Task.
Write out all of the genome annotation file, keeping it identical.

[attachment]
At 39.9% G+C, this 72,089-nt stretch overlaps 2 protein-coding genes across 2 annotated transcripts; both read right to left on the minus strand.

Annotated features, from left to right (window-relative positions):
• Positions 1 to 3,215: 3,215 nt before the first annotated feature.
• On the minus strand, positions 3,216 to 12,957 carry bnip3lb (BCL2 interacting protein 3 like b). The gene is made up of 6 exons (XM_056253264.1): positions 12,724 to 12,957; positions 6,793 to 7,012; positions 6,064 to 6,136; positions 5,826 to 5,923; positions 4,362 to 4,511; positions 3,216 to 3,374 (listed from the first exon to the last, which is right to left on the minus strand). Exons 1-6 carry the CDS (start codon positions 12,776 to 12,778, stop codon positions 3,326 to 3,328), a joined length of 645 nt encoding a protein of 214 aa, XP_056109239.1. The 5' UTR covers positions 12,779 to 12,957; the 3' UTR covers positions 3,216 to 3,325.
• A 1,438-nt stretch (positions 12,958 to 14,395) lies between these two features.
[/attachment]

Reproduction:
At 39.9% G+C, this 72,089-nt stretch overlaps 2 protein-coding genes across 2 annotated transcripts; both read right to left on the minus strand.

Annotated features, from left to right (window-relative positions):
• Positions 1 to 3,215: 3,215 nt before the first annotated feature.
• On the minus strand, positions 3,216 to 12,957 carry bnip3lb (BCL2 interacting protein 3 like b). The gene is made up of 6 exons (XM_056253264.1): positions 12,724 to 12,957; positions 6,793 to 7,012; positions 6,064 to 6,136; positions 5,826 to 5,923; positions 4,362 to 4,511; positions 3,216 to 3,374 (listed from the first exon to the last, which is right to left on the minus strand). Exons 1-6 carry the CDS (start codon positions 12,776 to 12,778, stop codon positions 3,326 to 3,328), a joined length of 645 nt encoding a protein of 214 aa, XP_056109239.1. The 5' UTR covers positions 12,779 to 12,957; the 3' UTR covers positions 3,216 to 3,325.
• A 1,438-nt stretch (positions 12,958 to 14,395) lies between these two features.